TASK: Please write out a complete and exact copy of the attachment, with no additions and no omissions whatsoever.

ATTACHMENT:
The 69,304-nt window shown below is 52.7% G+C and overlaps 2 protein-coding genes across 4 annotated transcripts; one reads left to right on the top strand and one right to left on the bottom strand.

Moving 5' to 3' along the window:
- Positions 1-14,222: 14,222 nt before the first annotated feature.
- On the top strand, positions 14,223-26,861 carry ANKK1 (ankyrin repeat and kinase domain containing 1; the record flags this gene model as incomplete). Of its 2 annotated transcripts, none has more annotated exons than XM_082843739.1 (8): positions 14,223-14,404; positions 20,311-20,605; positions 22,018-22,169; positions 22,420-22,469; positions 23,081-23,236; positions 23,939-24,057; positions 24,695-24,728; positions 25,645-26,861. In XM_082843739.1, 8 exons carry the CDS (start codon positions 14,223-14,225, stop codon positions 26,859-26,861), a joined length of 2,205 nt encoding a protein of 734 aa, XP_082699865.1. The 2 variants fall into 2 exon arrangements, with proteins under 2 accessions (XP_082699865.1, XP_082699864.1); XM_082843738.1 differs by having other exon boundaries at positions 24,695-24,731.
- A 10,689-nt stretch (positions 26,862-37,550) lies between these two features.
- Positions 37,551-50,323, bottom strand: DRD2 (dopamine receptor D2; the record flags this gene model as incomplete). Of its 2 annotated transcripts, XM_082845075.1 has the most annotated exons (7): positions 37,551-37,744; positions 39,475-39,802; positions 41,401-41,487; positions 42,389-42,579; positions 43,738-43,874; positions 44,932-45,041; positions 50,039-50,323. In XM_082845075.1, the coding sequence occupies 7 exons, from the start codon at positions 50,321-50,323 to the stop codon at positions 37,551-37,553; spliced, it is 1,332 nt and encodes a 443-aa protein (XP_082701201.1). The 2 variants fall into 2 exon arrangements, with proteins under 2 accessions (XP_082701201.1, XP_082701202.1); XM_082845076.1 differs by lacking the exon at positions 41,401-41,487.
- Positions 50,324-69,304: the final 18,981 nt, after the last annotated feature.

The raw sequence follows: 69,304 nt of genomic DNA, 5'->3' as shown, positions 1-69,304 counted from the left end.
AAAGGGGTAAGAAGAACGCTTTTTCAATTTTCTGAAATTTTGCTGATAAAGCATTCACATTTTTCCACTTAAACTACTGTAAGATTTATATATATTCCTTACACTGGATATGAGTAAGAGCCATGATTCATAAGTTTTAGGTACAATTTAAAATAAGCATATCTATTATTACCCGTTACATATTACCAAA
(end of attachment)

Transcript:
The 69,304-nt window shown below is 52.7% G+C and overlaps 2 protein-coding genes across 4 annotated transcripts; one reads left to right on the top strand and one right to left on the bottom strand.

Moving 5' to 3' along the window:
- Positions 1-14,222: 14,222 nt before the first annotated feature.
- On the top strand, positions 14,223-26,861 carry ANKK1 (ankyrin repeat and kinase domain containing 1; the record flags this gene model as incomplete). Of its 2 annotated transcripts, none has more annotated exons than XM_082843739.1 (8): positions 14,223-14,404; positions 20,311-20,605; positions 22,018-22,169; positions 22,420-22,469; positions 23,081-23,236; positions 23,939-24,057; positions 24,695-24,728; positions 25,645-26,861. In XM_082843739.1, 8 exons carry the CDS (start codon positions 14,223-14,225, stop codon positions 26,859-26,861), a joined length of 2,205 nt encoding a protein of 734 aa, XP_082699865.1. The 2 variants fall into 2 exon arrangements, with proteins under 2 accessions (XP_082699865.1, XP_082699864.1); XM_082843738.1 differs by having other exon boundaries at positions 24,695-24,731.
- A 10,689-nt stretch (positions 26,862-37,550) lies between these two features.
- Positions 37,551-50,323, bottom strand: DRD2 (dopamine receptor D2; the record flags this gene model as incomplete). Of its 2 annotated transcripts, XM_082845075.1 has the most annotated exons (7): positions 37,551-37,744; positions 39,475-39,802; positions 41,401-41,487; positions 42,389-42,579; positions 43,738-43,874; positions 44,932-45,041; positions 50,039-50,323. In XM_082845075.1, the coding sequence occupies 7 exons, from the start codon at positions 50,321-50,323 to the stop codon at positions 37,551-37,553; spliced, it is 1,332 nt and encodes a 443-aa protein (XP_082701201.1). The 2 variants fall into 2 exon arrangements, with proteins under 2 accessions (XP_082701201.1, XP_082701202.1); XM_082845076.1 differs by lacking the exon at positions 41,401-41,487.
- Positions 50,324-69,304: the final 18,981 nt, after the last annotated feature.

The raw sequence follows: 69,304 nt of genomic DNA, 5'->3' as shown, positions 1-69,304 counted from the left end.
AAAGGGGTAAGAAGAACGCTTTTTCAATTTTCTGAAATTTTGCTGATAAAGCATTCACATTTTTCCACTTAAACTACTGTAAGATTTATATATATTCCTTACACTGGATATGAGTAAGAGCCATGATTCATAAGTTTTAGGTACAATTTAAAATAAGCATATCTATTATTACCCGTTACATATTACCAAA